He was the bon vivant in the room, the man bigger than life who pushed those around him to be the best they could be.
Bernard Papp, a financial adviser who moved to Red Deer from Lethbridge in 1987, never really made the news himself, but he supplied the power to many of the ones who did, say people who knew him.
Papp, 62, died suddenly and of natural causes on Aug. 27 while vacationing with members of his family in Whitefish, Mont.
Gail Surkan, Mayor of Red Deer for 12 years, said she knew of Papp, but didn’t really get to know him until he offered to manage her campaign in 1992, the year she was elected to her first term in the City’s top seat.
“It was just such a personal gift to have someone like that step up and indicate that they were willing to commit to me and my potential as a candidate,” Surkan said on Saturday.
“Those 12 years in office flew, and during that time, he continued to be there as a mentor, a sounding board and sometimes a cheerleader, always ready to give me very candid feedback about what he thought I was doing well and (when) he thought I needed to pick up my socks.
“He, I think, reflected a point of view that was widely shared, in the business community especially. He always had a very supportive and gentlemanly way of bringing that point of view.”
Red Deer would have been a poorer community without builders like Papp, who fly slightly under the radar in their efforts to support politics, business, sports, fundraisers and community projects, Surkan.
“They’re not necessarily the people whose names we recognize or whose faces are always in the newspaper, but we know that the community really thrives because they’re involved. We always kind of reflect back on, where would the community have been without that kind of involvement?”
Longtime friends and business associates Ken Mandrusiak and Ron Lariviere reflected on Papp’s boundless energy and his willingness to throw his shoulder to the wheel wherever possible.
“He was one those guys that was saying, ‘Don’t send your kid to the arena, take him’” said Mandrusiak, who moved to Red Deer the same year as Papp to take charge of the Black Knight Inn.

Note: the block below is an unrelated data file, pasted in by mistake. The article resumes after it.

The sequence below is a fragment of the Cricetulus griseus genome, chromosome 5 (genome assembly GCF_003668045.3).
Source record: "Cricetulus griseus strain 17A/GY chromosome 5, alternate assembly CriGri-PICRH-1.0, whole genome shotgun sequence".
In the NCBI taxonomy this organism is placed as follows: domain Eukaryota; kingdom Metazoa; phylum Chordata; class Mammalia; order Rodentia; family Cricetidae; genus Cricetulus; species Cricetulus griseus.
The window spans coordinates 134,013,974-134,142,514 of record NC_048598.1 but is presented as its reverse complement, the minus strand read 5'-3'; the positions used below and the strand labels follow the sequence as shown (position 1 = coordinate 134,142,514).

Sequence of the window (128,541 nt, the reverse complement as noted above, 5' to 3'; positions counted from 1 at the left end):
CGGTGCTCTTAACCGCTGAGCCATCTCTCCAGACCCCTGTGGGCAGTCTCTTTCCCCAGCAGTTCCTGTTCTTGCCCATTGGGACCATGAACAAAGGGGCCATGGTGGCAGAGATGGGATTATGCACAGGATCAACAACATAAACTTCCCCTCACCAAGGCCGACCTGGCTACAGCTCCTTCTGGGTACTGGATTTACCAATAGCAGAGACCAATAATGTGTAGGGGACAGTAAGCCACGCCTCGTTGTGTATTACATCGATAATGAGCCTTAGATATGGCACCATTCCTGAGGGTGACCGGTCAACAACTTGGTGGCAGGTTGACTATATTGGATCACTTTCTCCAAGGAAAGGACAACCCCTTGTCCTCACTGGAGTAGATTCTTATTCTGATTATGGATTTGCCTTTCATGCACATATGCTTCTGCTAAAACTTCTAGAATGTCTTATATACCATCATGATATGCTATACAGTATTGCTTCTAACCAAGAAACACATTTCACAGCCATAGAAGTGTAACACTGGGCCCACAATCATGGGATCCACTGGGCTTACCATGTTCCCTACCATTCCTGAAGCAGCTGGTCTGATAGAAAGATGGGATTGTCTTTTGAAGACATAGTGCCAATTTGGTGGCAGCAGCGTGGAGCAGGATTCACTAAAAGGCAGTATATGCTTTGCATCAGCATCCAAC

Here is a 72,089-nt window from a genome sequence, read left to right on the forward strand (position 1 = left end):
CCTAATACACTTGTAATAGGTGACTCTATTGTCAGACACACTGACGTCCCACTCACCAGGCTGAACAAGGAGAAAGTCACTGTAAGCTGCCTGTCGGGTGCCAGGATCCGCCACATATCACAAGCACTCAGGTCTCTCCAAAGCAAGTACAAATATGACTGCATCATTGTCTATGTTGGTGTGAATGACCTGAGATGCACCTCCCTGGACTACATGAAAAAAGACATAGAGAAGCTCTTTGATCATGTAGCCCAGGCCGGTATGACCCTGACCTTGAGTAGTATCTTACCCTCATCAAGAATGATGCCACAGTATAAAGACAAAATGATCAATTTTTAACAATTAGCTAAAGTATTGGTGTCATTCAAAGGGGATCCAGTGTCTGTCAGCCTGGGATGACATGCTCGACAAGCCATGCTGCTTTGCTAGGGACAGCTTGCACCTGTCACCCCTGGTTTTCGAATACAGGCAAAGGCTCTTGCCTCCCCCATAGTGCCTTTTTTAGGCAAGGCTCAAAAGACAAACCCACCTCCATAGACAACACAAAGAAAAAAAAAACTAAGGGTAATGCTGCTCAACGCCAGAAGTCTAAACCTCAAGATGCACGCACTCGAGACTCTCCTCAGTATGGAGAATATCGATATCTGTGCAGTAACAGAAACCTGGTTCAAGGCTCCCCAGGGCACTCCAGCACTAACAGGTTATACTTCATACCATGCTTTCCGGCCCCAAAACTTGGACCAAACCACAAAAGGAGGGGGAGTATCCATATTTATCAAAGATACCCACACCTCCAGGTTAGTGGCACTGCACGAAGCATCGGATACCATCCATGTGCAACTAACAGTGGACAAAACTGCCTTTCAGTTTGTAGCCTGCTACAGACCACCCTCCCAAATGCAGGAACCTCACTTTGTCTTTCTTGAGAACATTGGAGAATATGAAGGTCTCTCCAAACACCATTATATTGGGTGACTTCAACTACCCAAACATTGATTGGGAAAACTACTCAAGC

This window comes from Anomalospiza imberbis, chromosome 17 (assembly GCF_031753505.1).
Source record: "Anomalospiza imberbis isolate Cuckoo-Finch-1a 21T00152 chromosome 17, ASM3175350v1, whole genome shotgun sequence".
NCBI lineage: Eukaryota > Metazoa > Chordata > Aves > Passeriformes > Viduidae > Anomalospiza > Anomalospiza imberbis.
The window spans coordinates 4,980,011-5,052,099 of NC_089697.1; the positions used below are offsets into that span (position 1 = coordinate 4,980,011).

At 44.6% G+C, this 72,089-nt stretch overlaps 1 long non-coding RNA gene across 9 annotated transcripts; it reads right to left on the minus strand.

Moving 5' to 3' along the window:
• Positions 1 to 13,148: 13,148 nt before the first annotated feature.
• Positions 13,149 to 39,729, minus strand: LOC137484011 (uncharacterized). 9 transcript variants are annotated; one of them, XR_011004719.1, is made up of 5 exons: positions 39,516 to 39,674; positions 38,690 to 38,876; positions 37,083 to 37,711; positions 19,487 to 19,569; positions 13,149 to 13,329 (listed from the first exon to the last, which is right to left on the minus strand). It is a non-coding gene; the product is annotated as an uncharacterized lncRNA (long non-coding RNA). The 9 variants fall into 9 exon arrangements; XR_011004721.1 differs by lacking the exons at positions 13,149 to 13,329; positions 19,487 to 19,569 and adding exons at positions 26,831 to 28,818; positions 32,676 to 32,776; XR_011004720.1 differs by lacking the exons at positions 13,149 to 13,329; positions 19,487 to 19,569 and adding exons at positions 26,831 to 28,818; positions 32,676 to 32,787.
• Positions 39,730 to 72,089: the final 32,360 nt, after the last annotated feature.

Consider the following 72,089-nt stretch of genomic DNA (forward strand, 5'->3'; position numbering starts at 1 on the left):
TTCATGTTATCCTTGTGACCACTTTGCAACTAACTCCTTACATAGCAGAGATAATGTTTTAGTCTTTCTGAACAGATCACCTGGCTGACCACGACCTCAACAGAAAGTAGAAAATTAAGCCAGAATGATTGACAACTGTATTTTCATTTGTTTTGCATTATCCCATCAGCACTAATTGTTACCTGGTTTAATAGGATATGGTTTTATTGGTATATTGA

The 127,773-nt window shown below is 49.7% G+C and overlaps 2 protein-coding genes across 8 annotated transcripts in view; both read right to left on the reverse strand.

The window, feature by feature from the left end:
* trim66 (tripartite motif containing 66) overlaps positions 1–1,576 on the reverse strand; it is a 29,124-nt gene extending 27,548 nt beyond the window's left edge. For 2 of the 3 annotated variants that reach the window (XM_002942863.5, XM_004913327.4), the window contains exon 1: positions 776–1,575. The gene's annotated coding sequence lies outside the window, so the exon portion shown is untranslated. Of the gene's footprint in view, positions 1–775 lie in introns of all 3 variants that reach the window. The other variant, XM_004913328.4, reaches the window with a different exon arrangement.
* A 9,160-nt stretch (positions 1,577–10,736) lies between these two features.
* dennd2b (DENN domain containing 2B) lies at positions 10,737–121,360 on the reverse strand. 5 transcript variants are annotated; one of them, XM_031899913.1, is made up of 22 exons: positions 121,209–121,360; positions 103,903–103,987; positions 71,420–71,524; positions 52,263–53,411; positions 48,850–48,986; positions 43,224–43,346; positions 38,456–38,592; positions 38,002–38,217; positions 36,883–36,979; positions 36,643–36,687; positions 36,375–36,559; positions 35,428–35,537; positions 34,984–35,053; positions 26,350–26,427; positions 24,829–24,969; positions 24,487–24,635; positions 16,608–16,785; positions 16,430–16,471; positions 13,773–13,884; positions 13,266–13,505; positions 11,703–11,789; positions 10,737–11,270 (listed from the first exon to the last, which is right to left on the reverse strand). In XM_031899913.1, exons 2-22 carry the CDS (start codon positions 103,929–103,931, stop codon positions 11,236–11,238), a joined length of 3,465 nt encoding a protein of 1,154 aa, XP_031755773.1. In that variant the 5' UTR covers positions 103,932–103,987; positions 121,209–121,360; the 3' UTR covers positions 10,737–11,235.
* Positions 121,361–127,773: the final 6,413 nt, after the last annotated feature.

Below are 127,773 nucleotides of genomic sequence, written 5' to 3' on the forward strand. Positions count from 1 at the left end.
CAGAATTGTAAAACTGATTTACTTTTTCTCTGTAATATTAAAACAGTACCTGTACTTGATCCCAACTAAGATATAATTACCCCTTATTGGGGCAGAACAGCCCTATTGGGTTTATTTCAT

When Papp’s son, Brandon, started playing minor hockey, Papp got involved, too, he said. He started coaching and went on to mentor some of Red Deer’s greatest hockey players, including Jesse Wallin, former player and assistant coach for the Red Deer Rebels.
“He was an exceptional person in our town. He was very effective at getting established. He knew what to do and how to get recognized. We’d be at all these charity functions and he’d be the first guy to put his hand up in an auction. In a very short period of time, I found that everyone in town knew Bernie.”
Mandrusiak said he cannot imagine what Red Deer would be like without Papp’s involvement.
“He committed a huge part of his time to things that would better the community, big time.”
Left with three small children to raise on his own after the death of his wife, Debbie, Papp again stepped up to the plate and did an “unbelievable” job with them, said Mandrusiak.
He didn’t do things for notoriety or attention, but for all of the right reasons, and was always careful to avoid the limelight, he said.
“It wasn’t something that he craved.”
Lariviere, who had invested in a couple of different businesses with Papp, also described him as someone who accomplished much while avoiding accolades.
He was a pilot, a golfer, a sailor, a skier and, most recently had taken up fly fishing, said Lariviere, who will give the eulogy at the memorial service being held for Papp today.
The reason he could do all of those things, along with raising a family, running a business, managing political campaigns, helping with fundraisers, serving with the Rotary Club and chairing the Red Deer Regional Airport Authority was because he was an excellent time manager, said Lariviere.
“He was bigger than life.”
Papp will be remembered in a service set for 3 p.m. today at the Harvest House in Westerner Park.